My heart turned over heavily. “But we all got behind it.”

“Maybe there was something different we could’ve done.” He looked away, throat constricting. A taut pull appeared at the corners of his mouth. “The whole way here I kept thinking it over. What other options did we have?”

“We didn’t have any.” I wanted to crawl inside him and somehow make it better.

“Are we sure of that?” His voice was quiet. “We didn’t have a lot of time to think it through.”

“We didn’t have any time.”

Daemon nodded slowly, eyes narrowed and focused on the tree line. “Ash and Andrew and Paris—they didn’t deserve that. I know they agreed to it and knew the risks, but I can’t believe that they are…”

I stretched up, cupping his cheeks. The aching spread though my chest, becoming a physical pain. “I’m so sorry, Daemon. I wish there was something more I could say. I know they were like your family. And I know they meant the world to you. Their deaths aren’t your fault, though. Please don’t think that. I couldn’t—”

He silenced me with a kiss—a sweet, tender kiss that eclipsed all my words. “I need to tell you something,” he said. “You might hate me afterward.”

“What?” I pulled back, totally not expecting that comment. “I couldn’t hate you.”

He cocked his head to the side. “I gave you a lot of reasons to hate me in the beginning.”

“Yeah, you did, but that was in the beginning. Not anymore.”

“You haven’t heard what I have to say.”

“It doesn’t matter.” I sort of wanted to punch him in the face for even suggesting that.

“It does.” He took a breath. “You know, when the shit started really going down back in Vegas, I had my doubts. When I saw Paris get taken out, then Andrew and Ash, I asked myself if I would’ve done this again, the same way, knowing the risks.”


“The thing is, I knew the risks when I got out of the car. I knew people could die and that didn’t stop me. And when I looked up and saw you standing there, alive and okay, I knew I would do it all over again.” His bright emerald eyes settled on me. “I would do it, Kat. How incredibly selfish is that? How messed up? I think that makes me pretty worthy of your distaste.”

“No,” I said, and then I said it again. “I get what you’re saying, Daemon. It doesn’t make me hate you.”

His jaw clamped down. “It should.”

“Look, I don’t know what to say. Is it a hundred percent right? Probably not. But I understand it. I understood why Matthew turned Dawson and Bethany over and then tried to turn us over. We’ll all do crazy shit to protect the ones we love. It may not be right, but…but it is what it is.”

He stared down at me.

“And you can’t beat yourself up over this. Not when you told me I couldn’t beat myself up over what happened with Adam because of the decisions I made.” My breath was shaky. I wanted to erase the pain in his eyes, the hurt. “I couldn’t hate you. Ever. I love you no matter what. And it doesn’t matter what happens in the future or what happened before this.” Tears burned my eyes. “I will always love you. And we are in this together. That’s never going to change. Do you understand?”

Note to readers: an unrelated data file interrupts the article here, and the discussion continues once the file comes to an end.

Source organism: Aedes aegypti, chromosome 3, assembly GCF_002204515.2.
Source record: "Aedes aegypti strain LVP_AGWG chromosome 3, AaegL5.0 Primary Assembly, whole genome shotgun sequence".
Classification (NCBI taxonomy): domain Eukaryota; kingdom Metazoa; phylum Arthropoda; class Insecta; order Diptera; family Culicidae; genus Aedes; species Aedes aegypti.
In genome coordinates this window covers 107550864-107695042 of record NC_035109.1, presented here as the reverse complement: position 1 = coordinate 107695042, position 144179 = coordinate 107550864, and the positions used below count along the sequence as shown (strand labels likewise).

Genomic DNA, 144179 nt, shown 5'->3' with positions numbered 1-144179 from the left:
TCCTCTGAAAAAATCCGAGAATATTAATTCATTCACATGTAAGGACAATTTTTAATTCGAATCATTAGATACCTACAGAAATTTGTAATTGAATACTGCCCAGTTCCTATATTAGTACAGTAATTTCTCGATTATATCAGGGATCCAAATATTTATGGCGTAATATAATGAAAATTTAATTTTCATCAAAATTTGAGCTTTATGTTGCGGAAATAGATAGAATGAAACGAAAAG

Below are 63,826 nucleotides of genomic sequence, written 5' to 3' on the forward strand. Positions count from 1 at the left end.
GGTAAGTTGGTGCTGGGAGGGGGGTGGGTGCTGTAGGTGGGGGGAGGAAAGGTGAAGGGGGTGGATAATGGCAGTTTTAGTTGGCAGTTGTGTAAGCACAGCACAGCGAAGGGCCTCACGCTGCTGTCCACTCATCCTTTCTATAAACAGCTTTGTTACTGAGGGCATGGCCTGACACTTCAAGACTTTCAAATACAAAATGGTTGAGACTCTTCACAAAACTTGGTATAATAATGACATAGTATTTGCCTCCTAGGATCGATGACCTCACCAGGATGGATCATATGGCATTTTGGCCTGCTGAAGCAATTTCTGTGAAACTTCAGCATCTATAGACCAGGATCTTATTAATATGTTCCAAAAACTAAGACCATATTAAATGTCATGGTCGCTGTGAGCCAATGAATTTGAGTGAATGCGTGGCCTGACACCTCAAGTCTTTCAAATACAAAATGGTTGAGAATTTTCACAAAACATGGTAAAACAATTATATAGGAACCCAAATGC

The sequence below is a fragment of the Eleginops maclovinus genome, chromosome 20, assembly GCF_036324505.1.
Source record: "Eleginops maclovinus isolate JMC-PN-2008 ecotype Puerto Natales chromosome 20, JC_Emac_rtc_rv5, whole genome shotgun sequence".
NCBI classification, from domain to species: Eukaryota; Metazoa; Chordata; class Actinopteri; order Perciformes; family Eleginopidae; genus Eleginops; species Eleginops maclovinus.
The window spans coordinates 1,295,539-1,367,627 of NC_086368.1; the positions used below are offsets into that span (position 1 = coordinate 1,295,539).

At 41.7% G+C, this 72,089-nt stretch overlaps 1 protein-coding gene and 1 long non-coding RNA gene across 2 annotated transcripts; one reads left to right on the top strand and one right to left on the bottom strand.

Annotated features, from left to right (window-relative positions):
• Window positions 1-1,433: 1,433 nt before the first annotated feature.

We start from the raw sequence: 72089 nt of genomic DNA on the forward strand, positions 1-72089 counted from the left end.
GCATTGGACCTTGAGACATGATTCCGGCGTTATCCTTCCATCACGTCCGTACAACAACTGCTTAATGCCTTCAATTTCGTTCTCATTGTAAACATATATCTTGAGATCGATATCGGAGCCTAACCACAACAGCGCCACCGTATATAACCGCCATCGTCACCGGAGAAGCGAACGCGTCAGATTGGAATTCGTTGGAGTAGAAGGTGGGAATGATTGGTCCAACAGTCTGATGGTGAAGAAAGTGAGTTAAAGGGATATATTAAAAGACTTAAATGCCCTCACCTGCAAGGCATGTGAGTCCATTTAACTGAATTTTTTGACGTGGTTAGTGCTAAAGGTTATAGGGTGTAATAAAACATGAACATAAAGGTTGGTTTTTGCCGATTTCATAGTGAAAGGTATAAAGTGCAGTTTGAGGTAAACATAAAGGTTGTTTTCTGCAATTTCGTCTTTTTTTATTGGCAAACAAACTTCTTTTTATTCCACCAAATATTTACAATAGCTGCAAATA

When he said nothing, my heart skipped. “Daemon?”

He moved so fast that he startled me. He kissed me again. It wasn’t sweet and tender like the last one. It was fierce, intense, and powerful—a thank-you and a promise rolled into one. That kiss broke me down and then rebuilt me. His kiss…well, it made me.

He made me.

And because of that, I knew it went both ways. He made me. And I made him.


The trip into town with Dawson had been surprisingly uneventful. We were in and out of the market quickly. There was no avoiding the newspapers with pictures of glowing figures splashed all across them or overhearing the conversations while in line. Some of it was just plain crazy, but tension cloaked the people in the store, in a small town nestled against a lake, a world away from Vegas.

From what we could gather, the government hadn’t made any official announcement with the exception of declaring a state of emergency for Nevada and labeling the “horrific actions” an act of terrorism.

Things were going to get bad. Not just from the human standpoint but from the Luxen. Many of them had no problems living in secrecy. We’d blown that right through the roof. And then there were those who would take advantage of the chaos, like Luc had said. I couldn’t help but think about Ethan White, and his warning.

It was late once we got back to the cabin, and Kat and Dee fixed spaghetti. It was mostly Kat cooking, since Dee tried to heat up everything with her hands, which usually had disastrous results. Beth had helped with the garlic bread, and it was good seeing her up and moving around. I almost couldn’t remember what she’d been like before Daedalus. I did know she was a lot more talkative then.

And she had smiled more.

I helped Kat clean up afterward. She washed the dishes, and I dried them. The kitchen was outfitted with a dishwasher, something Luc had felt the need to point out, but I think the tedious task was calming. Neither of us spoke. There was something intimate about this, our elbows and hands brushing.

Somehow Kat got a cluster of frothy white bubbles on her nose. I wiped it off, and she grinned, and, damn, her smiles were like basking in the sun. They made me feel and think a lot of things, including some majorly cheesy stuff I would probably never say out loud.